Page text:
THE SNP housing bill introduced into parliament earlier this month is a major piece of legislation that will increase the supply of affordable housing and improve the quality of Scottish housing in all sectors.

The Scottish Government is investing a record £1.5 billion in affordable housing over three years - including a new generation of council housing. These far-reaching reforms will safeguard that investment for future generations.

The modernisation of regulation will put the interests of tenants and homeless people at the heart of housing regulation and encourage landlords to improve the services that they provide for their customers.

We have listened and taken on board the views of the housing sector across Scotland as acknowledged by the Scottish Federation of Housing Associations and Shelter.

The records show that the previous Lib Dem/Labour Scottish Executive failed to address the chronic housing shortage in Scotland.

This is laid bare by how quickly the current Scottish Government has kick-started new council housing developments, although there is still a long way to go.

From 1999 to 2007 the Lib Dem/Lab Executive managed to build just six in their last four years while leaving the burden to housing associations.

This makes it deeply disappointing that the Chancellor of the Exchequer in London did not grant a further year of capital acceleration for the Scottish Government to make more of our tightly-drawn block grant when he announced his pre-budget report before Christmas. Social housing was set to be a high SNP priority.

Even Iain Gray agreed to this. And now that the UK is getting out of recession that extra cash boost could house many more of our people.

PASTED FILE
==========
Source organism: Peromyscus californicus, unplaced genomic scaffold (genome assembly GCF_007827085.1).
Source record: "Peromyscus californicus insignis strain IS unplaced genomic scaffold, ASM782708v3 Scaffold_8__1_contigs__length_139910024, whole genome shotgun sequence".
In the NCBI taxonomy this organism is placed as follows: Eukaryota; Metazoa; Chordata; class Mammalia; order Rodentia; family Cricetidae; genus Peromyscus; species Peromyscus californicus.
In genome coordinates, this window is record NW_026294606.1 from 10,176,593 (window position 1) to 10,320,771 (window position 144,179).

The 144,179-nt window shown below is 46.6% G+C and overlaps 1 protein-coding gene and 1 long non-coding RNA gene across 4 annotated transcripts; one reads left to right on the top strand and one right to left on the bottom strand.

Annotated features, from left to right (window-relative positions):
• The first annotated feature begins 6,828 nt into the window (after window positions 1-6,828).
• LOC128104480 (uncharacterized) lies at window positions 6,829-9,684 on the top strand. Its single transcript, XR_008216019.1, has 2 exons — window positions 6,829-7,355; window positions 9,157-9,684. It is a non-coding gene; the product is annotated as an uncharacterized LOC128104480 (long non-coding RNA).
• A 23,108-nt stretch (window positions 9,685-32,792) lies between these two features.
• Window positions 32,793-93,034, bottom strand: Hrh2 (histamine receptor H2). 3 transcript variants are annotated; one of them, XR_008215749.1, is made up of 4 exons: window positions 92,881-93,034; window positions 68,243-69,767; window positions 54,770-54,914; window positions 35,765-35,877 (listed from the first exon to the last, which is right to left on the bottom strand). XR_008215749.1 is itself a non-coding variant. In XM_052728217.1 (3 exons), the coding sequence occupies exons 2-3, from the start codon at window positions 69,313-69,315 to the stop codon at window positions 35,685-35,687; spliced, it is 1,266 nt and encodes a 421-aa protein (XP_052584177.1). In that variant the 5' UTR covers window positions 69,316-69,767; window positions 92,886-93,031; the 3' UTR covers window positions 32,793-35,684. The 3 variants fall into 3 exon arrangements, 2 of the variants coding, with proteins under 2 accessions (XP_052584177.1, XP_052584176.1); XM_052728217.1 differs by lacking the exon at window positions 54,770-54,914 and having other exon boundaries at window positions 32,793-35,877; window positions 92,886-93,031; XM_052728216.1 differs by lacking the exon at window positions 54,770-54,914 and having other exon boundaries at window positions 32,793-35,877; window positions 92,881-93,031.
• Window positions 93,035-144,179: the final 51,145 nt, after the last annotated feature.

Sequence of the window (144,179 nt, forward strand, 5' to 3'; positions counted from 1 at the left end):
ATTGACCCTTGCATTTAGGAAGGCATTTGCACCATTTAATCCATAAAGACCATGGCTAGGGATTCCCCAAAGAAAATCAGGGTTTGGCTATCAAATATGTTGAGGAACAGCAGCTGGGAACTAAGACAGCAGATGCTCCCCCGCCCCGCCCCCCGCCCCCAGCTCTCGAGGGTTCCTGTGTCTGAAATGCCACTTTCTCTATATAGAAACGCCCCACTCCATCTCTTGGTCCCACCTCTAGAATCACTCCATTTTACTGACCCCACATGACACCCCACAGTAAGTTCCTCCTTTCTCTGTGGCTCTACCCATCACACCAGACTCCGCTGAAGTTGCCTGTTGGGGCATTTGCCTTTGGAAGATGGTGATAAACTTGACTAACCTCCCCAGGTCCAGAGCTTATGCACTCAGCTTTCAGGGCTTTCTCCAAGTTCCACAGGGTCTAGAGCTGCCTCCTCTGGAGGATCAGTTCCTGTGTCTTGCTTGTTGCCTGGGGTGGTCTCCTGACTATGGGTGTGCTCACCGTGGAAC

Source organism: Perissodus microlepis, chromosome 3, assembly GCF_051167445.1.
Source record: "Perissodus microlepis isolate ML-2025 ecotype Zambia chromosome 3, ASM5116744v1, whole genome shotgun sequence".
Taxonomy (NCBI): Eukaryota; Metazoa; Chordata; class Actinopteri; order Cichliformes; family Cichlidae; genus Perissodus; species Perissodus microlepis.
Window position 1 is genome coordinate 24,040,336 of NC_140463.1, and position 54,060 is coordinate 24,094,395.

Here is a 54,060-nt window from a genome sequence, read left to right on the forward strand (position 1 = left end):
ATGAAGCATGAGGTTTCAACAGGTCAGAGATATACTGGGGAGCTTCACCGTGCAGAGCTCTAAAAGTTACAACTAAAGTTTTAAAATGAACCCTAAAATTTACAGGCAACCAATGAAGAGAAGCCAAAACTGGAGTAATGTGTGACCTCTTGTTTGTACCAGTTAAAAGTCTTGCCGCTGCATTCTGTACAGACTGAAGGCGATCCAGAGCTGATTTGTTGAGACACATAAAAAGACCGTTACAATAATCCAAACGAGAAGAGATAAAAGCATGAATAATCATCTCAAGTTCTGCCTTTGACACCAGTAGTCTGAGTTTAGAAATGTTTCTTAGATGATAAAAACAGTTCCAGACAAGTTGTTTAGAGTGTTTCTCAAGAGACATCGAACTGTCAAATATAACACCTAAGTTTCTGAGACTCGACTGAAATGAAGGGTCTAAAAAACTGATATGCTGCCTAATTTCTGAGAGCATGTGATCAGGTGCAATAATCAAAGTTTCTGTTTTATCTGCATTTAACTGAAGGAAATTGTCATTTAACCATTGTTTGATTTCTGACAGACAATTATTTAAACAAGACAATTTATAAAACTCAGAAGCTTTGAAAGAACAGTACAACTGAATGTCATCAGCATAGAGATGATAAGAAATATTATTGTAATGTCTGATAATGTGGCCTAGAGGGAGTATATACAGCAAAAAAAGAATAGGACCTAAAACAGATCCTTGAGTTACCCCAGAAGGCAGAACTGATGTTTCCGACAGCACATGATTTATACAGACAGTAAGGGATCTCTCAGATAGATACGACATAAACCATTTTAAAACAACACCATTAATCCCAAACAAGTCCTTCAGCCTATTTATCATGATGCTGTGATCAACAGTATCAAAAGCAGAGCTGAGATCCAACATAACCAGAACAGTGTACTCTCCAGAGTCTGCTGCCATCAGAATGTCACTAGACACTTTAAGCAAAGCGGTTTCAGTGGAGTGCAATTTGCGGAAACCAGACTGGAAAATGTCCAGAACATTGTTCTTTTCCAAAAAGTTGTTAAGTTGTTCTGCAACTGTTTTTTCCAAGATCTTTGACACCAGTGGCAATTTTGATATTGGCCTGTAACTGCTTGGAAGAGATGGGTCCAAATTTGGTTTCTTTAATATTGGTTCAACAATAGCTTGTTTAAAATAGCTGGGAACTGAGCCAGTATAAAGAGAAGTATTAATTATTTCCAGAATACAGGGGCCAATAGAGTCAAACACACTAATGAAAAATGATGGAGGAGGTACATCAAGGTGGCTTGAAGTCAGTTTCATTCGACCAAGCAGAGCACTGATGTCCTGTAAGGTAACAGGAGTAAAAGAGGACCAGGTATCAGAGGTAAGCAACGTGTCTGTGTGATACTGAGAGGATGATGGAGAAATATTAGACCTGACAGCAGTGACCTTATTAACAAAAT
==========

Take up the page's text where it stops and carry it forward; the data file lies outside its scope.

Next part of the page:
LEVELS of community benefit have been pitiful from individual commercial wind farm applications. Communities deserve a full return from their resources, if at all possible.

In our Scottish Parliament energy enquiry last year, I asked what approach the Scottish Government would take with new marine renewables.

An official of the Scottish Government's business, enterprise and energy directorate said there was a lot of experience in trying to maximise community benefits onshore. Offshore renewables benefits require a lot of work to be done.

I am assured that the Scottish Government is looking at community benefits.

The official continued: "It will be important to consider that right at the start, rather than leaving it to the end."

The Crown Estate must play a similar part in sustaining local communities which host renewables development.

1 comment:

Toby said...

It's heartening to see that the SNP are so supportive of all Scotlands languages and dialects, if only all our local politicians could be so minded. The disturbing comments by Councillor Deirdre Mackay and her father(?) Councillor Rosie over recent weeks has left a bit of a sour taste in the mouth of your average Gael. Judging by the comments on the Online version of the Northern Times these attitudes would hopefully appear to be in the minority. Is it a Highland peculiarity that we're so reticent about our own culture?